With the iPhone 14 Pro and its own fancy new Dynamic Island, you would be forgiven for forgetting about the new iPhone 14 and the iPhone 14 Plus. That might be a blunder, however. Apple’s less expensive new smartphones might not have the triple-camera array or the entire selection of features that encourage visitors to spend four figures on a fresh handset, but that just makes what’s included even more intriguing.
The effect is a mix of what realy works, blended with a couple of things to provide some 2022 sparkle. Initially, indeed you would be forgiven for not necessarily seeing much difference between this year’s phones and last year’s. Needless to say, what really matters is what’s missing.
Retired with unceremonious haste may be the mini form factor. Apple opted never to replace the iPhone 13 mini having an iPhone 14 mini, with lingering rumors of poor sales of the tiniest iPhone signing the 5.7-inch screen’s death warrant. Certainly, there have been plenty of individuals who said they wanted an inferior smartphone that didn’t compromise on the camera or processor. Problem is, they just didn’t buy it.
A large swing
Instead, in a wholesale swing to the contrary extreme, 2022 may be the year of the big phones. You can find just two sizes of the screen now, for the iPhone 14: either 6.1 inches or 6.7 inches. The latter borrows exactly the same screen dimensions because the iPhone 14 Pro Max, offering a choice for all those wanting more pixels but who don’t necessarily have the necessity or budget for Apple’s most capable handset.
It feels, in the grand scheme of things, such as a sweet spot. The iPhone 13 mini had charm, but felt niche. The iPhone 14 Plus, though, feels as though it will interest far more people. Competitive pricing helps. The iPhone 14 starts at $799, as the iPhone 14 Plus starts at $899. Apple is actually hammering on its trade-in deals, though, which in the U.S. could possibly be around $800 based on what old phone you may have.
A stealthy upgrade
Don’t expect visitors to know you’ve upgraded, mind. Unlike with the Dynamic Island on the iPhone 14 Pro, there is no obvious solution to note that this is actually the iPhone 14 versus the iPhone 13 from leading, at the very least. The familiar but still bizarrely controversial notch remains, with the TrueDepth camera for Face ID. Having seen what Apple did with the dynamically-reshaping blob on its more costly phones, it appears almost a disappointment that the notch stays still.
That isn’t to say they are bad screens, though, with Super Retina XDR OLED panels that support 1,200 nits of peak brightness. The iPhone 14 Plus boasts Apple’s best battery life from an iPhone, therefore the company claims, too. It’ll replenish with MagSafe or Lightning the switch away to USB-C continues to be yet to land and also the chipset inside may be the same Apple A15 Bionic as opposed to the new A16 reserved because of this year’s Pro phones.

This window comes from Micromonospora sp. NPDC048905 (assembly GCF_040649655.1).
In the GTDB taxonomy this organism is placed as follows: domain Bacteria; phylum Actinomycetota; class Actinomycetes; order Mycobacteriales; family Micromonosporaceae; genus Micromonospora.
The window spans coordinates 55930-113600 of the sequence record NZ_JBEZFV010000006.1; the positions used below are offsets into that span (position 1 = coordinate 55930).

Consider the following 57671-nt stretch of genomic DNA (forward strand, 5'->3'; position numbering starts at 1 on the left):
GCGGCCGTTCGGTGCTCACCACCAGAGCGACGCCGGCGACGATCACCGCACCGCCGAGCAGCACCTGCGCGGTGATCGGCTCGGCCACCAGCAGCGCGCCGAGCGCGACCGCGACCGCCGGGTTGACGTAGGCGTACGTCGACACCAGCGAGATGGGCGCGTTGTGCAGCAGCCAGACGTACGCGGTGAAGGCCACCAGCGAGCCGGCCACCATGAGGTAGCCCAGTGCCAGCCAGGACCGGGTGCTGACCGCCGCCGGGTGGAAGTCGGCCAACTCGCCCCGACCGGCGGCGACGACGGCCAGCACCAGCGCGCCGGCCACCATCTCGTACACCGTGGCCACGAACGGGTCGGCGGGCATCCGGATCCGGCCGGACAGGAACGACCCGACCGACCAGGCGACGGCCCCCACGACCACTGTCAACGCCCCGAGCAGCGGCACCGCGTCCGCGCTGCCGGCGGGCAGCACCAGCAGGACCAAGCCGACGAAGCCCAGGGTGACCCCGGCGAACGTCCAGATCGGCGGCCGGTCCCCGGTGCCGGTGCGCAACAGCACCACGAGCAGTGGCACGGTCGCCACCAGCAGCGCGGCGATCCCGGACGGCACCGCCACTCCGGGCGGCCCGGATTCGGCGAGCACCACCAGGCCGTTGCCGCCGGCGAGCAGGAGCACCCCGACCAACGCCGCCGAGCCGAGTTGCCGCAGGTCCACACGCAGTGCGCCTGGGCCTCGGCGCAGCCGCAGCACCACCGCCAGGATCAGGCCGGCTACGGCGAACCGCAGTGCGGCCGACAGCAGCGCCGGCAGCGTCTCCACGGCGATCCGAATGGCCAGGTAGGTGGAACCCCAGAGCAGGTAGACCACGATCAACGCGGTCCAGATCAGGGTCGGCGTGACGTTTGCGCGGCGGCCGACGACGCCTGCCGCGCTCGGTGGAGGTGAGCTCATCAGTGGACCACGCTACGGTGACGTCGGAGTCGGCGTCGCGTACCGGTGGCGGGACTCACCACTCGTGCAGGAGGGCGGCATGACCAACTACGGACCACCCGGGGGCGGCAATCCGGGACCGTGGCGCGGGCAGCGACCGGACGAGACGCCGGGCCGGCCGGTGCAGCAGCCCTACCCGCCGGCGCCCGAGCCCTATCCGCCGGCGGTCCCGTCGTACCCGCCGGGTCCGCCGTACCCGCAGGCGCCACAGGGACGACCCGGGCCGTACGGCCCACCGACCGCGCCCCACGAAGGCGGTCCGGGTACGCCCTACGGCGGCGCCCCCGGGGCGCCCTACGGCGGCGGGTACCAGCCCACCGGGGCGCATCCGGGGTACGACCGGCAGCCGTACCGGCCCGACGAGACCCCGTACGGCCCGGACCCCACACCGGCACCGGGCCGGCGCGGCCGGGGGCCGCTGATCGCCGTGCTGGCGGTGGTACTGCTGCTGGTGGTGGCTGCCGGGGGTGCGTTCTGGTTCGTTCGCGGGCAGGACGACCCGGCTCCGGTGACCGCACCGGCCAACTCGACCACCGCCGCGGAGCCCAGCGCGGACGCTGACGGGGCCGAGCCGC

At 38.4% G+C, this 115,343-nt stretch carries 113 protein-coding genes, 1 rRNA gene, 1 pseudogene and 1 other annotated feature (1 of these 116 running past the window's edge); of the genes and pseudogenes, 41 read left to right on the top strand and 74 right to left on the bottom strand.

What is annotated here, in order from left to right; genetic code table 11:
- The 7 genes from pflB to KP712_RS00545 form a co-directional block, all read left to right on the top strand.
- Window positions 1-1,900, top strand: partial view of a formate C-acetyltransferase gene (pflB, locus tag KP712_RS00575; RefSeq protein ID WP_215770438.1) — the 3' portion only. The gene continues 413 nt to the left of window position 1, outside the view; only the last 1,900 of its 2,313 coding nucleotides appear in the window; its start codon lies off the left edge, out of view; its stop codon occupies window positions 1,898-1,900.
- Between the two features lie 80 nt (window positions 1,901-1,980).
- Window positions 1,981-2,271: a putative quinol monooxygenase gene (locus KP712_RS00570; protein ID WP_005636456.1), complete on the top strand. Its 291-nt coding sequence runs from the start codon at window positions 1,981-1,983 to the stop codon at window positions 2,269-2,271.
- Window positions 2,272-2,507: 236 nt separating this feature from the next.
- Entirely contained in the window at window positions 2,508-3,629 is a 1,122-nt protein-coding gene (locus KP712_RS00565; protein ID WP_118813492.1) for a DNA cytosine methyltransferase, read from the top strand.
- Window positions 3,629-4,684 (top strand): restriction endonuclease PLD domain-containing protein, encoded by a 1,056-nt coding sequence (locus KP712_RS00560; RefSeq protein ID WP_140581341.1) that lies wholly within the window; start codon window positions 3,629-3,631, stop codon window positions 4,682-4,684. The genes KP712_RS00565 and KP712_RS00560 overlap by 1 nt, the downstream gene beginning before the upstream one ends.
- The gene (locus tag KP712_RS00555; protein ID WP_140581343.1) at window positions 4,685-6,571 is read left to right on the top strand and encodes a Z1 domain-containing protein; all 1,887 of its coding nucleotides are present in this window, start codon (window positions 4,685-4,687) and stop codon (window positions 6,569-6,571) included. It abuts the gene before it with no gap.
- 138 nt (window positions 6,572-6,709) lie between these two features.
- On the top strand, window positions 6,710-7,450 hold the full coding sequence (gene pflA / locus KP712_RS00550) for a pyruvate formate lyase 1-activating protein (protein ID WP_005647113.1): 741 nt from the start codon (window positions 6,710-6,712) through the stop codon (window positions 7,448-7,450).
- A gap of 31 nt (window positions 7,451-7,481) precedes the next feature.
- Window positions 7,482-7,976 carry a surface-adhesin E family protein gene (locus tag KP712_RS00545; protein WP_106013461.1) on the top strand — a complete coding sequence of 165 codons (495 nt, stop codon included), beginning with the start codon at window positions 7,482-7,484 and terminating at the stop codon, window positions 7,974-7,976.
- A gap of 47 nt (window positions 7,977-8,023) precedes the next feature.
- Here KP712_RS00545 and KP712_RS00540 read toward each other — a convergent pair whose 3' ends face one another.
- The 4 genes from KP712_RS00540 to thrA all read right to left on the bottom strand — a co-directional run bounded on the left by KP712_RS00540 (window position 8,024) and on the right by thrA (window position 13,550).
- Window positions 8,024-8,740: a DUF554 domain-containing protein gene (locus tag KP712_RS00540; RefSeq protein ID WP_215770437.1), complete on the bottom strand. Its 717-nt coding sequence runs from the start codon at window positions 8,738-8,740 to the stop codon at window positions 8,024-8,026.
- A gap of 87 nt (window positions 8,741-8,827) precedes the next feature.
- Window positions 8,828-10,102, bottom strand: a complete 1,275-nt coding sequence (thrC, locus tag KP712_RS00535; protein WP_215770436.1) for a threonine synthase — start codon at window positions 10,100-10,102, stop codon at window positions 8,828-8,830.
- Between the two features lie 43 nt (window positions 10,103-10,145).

What’s missing and could be most controversial may be the SIM slot. In the U.S., at the very least, Apple is pushing people wholesale to eSIM, by ditching the physical SIM tray altogether. Which means forget about buying an unlocked phone and just dropping in your present SIM, or one you get when roaming.
Apple’s argument is that it is in the very best interests of users. In the end, adding a preexisting or new line is, theoretically, much simpler having an eSIM: Apple claims you can also do it minus the iPhone 14 having a WiFi connection. Carriers like eSIM, too, since it makes devices simpler to provision and new lines simpler to upsell.
Yet, I cannot help but wonder whether that is among those decisions that we’ll look back on and rue. Getting from fully-locked smartphones was a problem when it found consumer flexibility: nonetheless, the truth that some devices are SIM-locked could be confusing (and expensive) to everyday tech users. Now, it feels as though we’re handing back a few of that wrested-away control to the networks.
A sensible update
The truth for the common iPhone 14 or iPhone 14 Plus buyer, though, is they might possibly not have a have to change SIM through their whole two-year contract. Maybe, then, there’s a disagreement for Apple leaving SIM trays in its Pro series (which it opted never to either) and trialing this arguably consumer-friendly tech on, well, regular consumers.
It’s those regular consumers who I believe will be happy with the iPhone 14, and the iPhone 14 Plus particularly. Big screens sell phones, as do dependable cameras; the changes here aren’t as dramatic because they were for the iPhone 14 Pro camera rig, but 49% better low-light performance is really a big deal.
The iPhone is, needless to say, Apple’s bread and butter. It is the biggest contributor to underneath line, its flagship product, and as Tim Cook said at the keynote today these devices at the biggest market of things such as AirPods and Apple Watch. Don’t assume all iPhone must be a dramatic revolution, exactly like don’t assume all iPhone buyer is necessarily searching for cutting-edge features. The iPhone 14 Plus bringing a more impressive screen at your fingertips of more folks may be enough alone.